As of 2016, most civil judgments are never paid; because the judgment debtors have insufficient current available assets. Most creditors are far too optimistic about the short and long-term values of their judgments.
This article is my opinion, and not legal advice. I am a judgment referral expert, and am not a lawyer. If you ever need any legal advice or a strategy to use, please contact a lawyer.
If you are trying to recover someone else’s judgment, how do you deal with lemon judgments? Nobody knows the future. The plus part is some of those lemons will pay off over time. The economy could change, or the debtor could inherit something, or get a job or a bank account with money past the protective exemptions one day.
What if you are holding a lemon judgment, and the OJC (Original Judgment Creditor) wants it back? Tell the OJC you have your liens down, and will keep tracking the judgment debtor. However, if they insist on getting their judgment back, just assign it back to them.
If there are no available assets, and the judgment debtor is a lemon, no matter how much you have spent; assign it back if the OJC insists.
If the OJC has a property lien down, and you take assignment of the judgment, you now also now own that lien. It is the same when you return the judgment to the OJC, any liens you purchased become legally the OJC’s property (again?).
If you have a lemon, before you spend any more money, tell the OJC. Tell them your plan; to put down liens, and check the debtor every year, to check if they have any assets, and that your goal is to get the money, just like they want the money. Tell them “it is a good idea to let me keep it”. If they resist, simply assign their judgment back.
If the debtor owns real estate property, if there is not enough equity when considering your State’s homestead exemption; then keep it for your retirement, and notify the OJC that is what you are doing, to benefit both of you. Explain that the judgment has limited routes for enforcement, and you have done as much as you can, and most likely it will pay off one day, if it is left with you.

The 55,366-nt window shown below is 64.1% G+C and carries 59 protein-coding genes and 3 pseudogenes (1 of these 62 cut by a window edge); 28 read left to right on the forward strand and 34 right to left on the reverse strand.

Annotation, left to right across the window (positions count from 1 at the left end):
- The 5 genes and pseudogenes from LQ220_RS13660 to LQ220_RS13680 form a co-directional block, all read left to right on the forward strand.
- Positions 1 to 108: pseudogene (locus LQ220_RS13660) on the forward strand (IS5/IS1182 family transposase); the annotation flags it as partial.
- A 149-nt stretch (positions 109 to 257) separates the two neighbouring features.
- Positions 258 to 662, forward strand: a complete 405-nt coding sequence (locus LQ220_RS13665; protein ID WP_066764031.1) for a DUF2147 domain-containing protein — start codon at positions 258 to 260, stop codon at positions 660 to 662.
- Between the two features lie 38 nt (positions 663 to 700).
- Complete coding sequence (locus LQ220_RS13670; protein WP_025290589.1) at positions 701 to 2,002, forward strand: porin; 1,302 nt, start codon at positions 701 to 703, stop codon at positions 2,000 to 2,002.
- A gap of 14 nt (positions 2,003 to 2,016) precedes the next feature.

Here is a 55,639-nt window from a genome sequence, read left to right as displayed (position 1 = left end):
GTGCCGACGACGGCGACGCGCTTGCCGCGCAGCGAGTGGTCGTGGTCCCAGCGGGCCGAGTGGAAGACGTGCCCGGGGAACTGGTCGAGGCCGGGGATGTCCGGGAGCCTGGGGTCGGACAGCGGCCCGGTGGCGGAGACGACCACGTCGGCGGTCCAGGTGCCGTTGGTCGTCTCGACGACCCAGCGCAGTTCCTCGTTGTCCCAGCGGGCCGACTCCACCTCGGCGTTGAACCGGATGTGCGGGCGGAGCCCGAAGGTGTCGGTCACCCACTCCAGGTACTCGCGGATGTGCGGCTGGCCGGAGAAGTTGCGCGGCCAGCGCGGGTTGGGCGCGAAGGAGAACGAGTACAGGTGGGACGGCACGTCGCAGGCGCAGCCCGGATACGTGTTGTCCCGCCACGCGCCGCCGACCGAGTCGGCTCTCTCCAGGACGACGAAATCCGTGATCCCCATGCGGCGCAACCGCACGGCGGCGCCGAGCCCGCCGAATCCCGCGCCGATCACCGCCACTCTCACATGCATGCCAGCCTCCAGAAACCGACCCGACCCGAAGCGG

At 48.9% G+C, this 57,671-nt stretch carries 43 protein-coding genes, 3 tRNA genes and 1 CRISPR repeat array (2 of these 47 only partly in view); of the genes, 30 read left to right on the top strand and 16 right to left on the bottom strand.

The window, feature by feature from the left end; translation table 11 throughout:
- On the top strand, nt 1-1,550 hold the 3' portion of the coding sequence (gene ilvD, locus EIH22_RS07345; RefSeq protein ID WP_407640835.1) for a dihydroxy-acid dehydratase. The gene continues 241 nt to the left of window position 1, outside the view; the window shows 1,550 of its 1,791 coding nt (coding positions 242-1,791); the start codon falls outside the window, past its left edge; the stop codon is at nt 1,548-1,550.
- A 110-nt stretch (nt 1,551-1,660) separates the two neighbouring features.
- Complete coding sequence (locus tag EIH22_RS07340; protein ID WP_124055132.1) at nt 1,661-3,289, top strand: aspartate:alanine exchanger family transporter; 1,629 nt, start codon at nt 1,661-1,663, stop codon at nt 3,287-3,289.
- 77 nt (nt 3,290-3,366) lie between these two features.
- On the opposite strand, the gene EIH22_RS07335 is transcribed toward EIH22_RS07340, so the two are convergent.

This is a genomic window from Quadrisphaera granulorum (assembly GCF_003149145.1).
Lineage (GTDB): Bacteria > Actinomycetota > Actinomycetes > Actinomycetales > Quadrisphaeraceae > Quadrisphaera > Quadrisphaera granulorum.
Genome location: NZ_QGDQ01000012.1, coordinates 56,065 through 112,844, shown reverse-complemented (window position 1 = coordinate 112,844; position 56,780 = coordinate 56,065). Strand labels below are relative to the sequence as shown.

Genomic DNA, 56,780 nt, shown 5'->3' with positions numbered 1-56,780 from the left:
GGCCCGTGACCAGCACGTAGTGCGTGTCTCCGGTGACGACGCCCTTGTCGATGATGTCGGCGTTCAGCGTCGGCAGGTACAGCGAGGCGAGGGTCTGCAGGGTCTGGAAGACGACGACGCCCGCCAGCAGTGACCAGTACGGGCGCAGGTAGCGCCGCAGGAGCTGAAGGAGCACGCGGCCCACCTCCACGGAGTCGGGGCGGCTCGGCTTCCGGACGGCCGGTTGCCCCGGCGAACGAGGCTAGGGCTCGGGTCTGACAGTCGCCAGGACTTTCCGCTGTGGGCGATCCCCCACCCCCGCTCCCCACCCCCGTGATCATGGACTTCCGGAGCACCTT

As for a real “turnip” judgment, reassign it back at the first hint the OJC wants it back. Yes, you may have spent (e.g.) $150, however it is a lesson in screening incoming judgment debtors and creditors better.
Many judgment enforcers continue to take crummy judgments because they are handed to them. Some people say this is a “numbers game”, however it does not have to be. If we screen well, and put our money into the screening process rather than in the enforcement part, we may find increased profits.
To summarize, there are many reasons to return a hopeless judgment, a few to start with:
1. Every step you take on this case will cost you more money and/or time.
2. Each case you choose to keep in this manner takes up more space.
3. The OJC is very likely to call you regularly wanting an update (more time/money).
4. The hopeless JD is quite likely to remain a hopeless JD forever.
5. You will obviously get no word-of-mouth advertising from this OJC, you might get quite the opposite…
One way to run a judgment business is to take lots of losers, but make it up with volume. One just has to hope there are going to be nuggets of gold amidst all the trash.